The sky hung in globular lumps. An insipid colour, neither yellow nor brown, the clouds sought to contain the fingers of some unspeakable god that poked and prodded at their lurid viscosity. I hoped upon hope that they held.
The house on the hill that sat below that awful pigmentation remained silent its owner asleep, or so I prayed. I’d begged the other boys to wait until our parents came home, but they wouldn’t. As the smallest of the gang, I’d been tasked with retrieving the football that some other child had kicked into that overgrown and most littered of hovels. There was no way for me to refuse; I couldn’t take the beating.
And so it was that under the urgings of the bigger children, I took one last look up at the sky and opened the gate. The intent to be in and out ninja-like took an unexpected twist for the worst, when the hinges screeched their protest. Things were not going great. Deciding that speed was the key, I shoved the squealing metal further ajar and burst into the yard. Dodging around several turned over bins, I sprinted into the rear of the premises and to my relief saw the reassuring, white leather of the football. I grasped the thing, took a deep breath and prepared for the sprint back. That was when the sky caved in.
I heard the other boys crying, screaming and worse. Having curled into as protective a bundle as I could, I did not know what ailed them. When I, at last, opened my eyes, I knew. Everything beyond the homestead’s perimeter fence had vanished. The world was one of pulsating puce. The stuff that was once cloud undulated in unrestricted glee. I knew that it sought me, too.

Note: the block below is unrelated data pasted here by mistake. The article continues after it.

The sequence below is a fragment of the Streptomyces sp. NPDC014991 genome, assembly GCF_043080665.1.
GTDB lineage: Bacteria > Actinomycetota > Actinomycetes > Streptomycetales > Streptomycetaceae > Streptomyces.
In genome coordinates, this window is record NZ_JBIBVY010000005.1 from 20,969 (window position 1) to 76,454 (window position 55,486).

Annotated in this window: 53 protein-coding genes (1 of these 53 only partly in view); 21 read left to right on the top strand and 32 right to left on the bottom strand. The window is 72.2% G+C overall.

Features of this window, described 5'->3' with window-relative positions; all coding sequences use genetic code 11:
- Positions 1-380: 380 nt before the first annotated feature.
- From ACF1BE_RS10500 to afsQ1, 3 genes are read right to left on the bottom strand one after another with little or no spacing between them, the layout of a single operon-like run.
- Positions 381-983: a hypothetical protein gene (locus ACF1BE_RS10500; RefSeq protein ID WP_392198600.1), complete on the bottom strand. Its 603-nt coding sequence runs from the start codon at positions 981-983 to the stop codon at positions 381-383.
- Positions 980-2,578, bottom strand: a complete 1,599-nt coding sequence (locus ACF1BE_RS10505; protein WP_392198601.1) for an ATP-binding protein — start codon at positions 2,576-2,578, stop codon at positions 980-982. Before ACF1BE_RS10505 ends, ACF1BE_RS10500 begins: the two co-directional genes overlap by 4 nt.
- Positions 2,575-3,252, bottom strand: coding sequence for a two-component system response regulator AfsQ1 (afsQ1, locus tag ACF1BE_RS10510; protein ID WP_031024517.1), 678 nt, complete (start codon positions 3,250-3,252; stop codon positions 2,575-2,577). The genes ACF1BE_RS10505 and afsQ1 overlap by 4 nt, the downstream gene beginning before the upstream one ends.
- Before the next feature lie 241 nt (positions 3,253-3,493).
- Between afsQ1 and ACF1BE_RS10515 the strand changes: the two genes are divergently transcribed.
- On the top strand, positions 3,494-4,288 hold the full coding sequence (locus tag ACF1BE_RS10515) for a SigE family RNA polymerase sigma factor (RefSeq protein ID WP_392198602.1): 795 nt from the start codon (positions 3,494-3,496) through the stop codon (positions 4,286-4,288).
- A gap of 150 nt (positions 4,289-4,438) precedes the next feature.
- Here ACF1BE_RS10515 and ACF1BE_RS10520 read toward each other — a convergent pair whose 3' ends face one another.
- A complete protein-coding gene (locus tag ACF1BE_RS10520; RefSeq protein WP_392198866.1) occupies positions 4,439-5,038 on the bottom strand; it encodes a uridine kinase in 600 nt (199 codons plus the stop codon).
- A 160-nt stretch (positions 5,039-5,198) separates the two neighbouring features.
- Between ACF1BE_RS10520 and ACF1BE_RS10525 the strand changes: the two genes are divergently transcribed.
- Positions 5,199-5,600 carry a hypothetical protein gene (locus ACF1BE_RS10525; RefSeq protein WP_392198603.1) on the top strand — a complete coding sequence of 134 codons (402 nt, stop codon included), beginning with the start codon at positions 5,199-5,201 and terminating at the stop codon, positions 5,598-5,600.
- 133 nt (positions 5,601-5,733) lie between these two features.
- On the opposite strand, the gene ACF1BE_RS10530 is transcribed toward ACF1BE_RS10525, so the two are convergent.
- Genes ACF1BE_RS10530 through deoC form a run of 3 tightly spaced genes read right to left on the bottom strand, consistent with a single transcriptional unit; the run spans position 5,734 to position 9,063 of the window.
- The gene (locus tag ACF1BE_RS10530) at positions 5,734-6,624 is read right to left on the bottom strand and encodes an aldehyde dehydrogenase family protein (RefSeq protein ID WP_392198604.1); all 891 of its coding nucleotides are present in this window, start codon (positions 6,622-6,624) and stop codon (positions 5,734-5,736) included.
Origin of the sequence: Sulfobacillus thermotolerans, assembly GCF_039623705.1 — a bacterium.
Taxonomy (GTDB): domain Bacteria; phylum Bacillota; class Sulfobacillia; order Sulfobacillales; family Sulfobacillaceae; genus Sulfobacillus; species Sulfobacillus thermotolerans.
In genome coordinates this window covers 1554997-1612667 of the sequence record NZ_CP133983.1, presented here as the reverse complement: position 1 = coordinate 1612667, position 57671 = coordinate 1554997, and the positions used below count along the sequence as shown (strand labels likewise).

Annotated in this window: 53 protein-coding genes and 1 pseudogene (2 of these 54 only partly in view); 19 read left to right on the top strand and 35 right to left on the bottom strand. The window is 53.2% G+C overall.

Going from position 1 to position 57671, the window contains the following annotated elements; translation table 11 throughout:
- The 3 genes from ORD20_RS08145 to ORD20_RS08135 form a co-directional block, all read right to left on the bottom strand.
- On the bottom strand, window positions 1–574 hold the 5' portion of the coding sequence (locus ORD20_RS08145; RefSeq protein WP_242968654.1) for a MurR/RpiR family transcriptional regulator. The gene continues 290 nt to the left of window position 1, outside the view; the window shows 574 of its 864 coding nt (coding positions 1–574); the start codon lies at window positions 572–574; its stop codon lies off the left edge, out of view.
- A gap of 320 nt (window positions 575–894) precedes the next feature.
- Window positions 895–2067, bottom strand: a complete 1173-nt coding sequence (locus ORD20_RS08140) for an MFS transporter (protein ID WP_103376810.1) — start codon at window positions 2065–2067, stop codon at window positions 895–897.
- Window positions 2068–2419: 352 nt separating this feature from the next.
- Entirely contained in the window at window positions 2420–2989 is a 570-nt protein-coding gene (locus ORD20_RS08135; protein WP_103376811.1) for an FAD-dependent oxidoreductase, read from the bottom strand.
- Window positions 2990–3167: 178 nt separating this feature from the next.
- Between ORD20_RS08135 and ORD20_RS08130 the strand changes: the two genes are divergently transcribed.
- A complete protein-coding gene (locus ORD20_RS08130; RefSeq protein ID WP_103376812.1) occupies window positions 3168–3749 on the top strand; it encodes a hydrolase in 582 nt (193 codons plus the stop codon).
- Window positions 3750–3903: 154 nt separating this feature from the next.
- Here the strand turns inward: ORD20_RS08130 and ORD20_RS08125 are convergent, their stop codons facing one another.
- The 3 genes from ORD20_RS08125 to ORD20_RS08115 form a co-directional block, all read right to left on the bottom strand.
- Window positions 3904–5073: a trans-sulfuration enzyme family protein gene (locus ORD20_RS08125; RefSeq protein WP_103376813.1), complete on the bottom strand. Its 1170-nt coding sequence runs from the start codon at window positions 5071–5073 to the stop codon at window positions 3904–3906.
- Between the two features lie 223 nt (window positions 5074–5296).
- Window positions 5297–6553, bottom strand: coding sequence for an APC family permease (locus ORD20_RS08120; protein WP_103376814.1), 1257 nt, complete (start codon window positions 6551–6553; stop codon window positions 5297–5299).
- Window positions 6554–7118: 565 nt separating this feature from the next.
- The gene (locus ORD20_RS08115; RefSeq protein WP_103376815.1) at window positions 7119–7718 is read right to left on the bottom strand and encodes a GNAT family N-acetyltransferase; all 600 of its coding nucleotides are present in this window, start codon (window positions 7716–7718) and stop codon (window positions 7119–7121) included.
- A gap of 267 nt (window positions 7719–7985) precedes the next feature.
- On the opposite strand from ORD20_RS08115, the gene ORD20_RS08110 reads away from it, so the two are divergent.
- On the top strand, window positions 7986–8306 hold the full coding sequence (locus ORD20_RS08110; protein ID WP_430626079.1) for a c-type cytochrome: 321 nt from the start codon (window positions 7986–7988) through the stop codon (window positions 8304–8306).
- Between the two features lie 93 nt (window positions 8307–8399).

Without thinking, I ran for the shelter of the house itself, and much to my shock burst into the unlocked kitchen and through into a plush living room. She sat there, the little old lady, with a smile on her face. Or I should better say, the thing that pretended to be a little old lady. The beast had done a wonderful job of disguising its body and I wondered how long it had been there? But the eyes of a fiend cannot be so easily covered. Thin slits of luminous green flickered at me.
“So, you work for me now and not your friends.”
It was not a question. She commented on what simply was.
“I have no friends,” I replied.
She cast me a suspicious gaze thinking I sought to trick her into release. When she realised that I told the truth, she smiled. I turned away.
“No, I suppose you don’t,” she hissed. “And you never will.”
I went to put the kettle on.